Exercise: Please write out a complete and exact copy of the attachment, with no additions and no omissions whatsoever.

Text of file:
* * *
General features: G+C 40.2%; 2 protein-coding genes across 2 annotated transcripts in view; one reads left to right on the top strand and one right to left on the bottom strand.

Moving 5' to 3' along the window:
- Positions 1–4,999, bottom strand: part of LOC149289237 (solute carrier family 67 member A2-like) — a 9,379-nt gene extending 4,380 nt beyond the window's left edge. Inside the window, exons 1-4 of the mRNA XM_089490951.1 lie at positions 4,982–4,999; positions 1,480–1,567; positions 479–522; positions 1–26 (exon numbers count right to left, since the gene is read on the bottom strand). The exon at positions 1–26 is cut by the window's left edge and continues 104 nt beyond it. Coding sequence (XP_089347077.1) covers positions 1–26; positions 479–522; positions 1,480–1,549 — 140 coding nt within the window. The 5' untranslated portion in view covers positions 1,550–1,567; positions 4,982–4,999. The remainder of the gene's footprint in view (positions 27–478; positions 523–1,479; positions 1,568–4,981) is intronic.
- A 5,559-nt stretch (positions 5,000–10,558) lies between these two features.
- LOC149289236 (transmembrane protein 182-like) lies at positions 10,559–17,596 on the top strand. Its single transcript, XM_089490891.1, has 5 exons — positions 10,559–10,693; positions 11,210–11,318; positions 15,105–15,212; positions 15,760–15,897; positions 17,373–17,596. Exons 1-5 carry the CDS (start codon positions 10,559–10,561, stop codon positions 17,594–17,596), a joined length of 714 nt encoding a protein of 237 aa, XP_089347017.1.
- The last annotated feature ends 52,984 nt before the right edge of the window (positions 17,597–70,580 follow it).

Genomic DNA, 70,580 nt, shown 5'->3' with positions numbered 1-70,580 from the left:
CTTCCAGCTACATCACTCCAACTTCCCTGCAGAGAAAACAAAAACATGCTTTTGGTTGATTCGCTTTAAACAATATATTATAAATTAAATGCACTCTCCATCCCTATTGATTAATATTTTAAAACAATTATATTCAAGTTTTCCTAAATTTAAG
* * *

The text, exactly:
General features: G+C 40.2%; 2 protein-coding genes across 2 annotated transcripts in view; one reads left to right on the top strand and one right to left on the bottom strand.

Moving 5' to 3' along the window:
- Positions 1–4,999, bottom strand: part of LOC149289237 (solute carrier family 67 member A2-like) — a 9,379-nt gene extending 4,380 nt beyond the window's left edge. Inside the window, exons 1-4 of the mRNA XM_089490951.1 lie at positions 4,982–4,999; positions 1,480–1,567; positions 479–522; positions 1–26 (exon numbers count right to left, since the gene is read on the bottom strand). The exon at positions 1–26 is cut by the window's left edge and continues 104 nt beyond it. Coding sequence (XP_089347077.1) covers positions 1–26; positions 479–522; positions 1,480–1,549 — 140 coding nt within the window. The 5' untranslated portion in view covers positions 1,550–1,567; positions 4,982–4,999. The remainder of the gene's footprint in view (positions 27–478; positions 523–1,479; positions 1,568–4,981) is intronic.
- A 5,559-nt stretch (positions 5,000–10,558) lies between these two features.
- LOC149289236 (transmembrane protein 182-like) lies at positions 10,559–17,596 on the top strand. Its single transcript, XM_089490891.1, has 5 exons — positions 10,559–10,693; positions 11,210–11,318; positions 15,105–15,212; positions 15,760–15,897; positions 17,373–17,596. Exons 1-5 carry the CDS (start codon positions 10,559–10,561, stop codon positions 17,594–17,596), a joined length of 714 nt encoding a protein of 237 aa, XP_089347017.1.
- The last annotated feature ends 52,984 nt before the right edge of the window (positions 17,597–70,580 follow it).

Genomic DNA, 70,580 nt, shown 5'->3' with positions numbered 1-70,580 from the left:
CTTCCAGCTACATCACTCCAACTTCCCTGCAGAGAAAACAAAAACATGCTTTTGGTTGATTCGCTTTAAACAATATATTATAAATTAAATGCACTCTCCATCCCTATTGATTAATATTTTAAAACAATTATATTCAAGTTTTCCTAAATTTAAG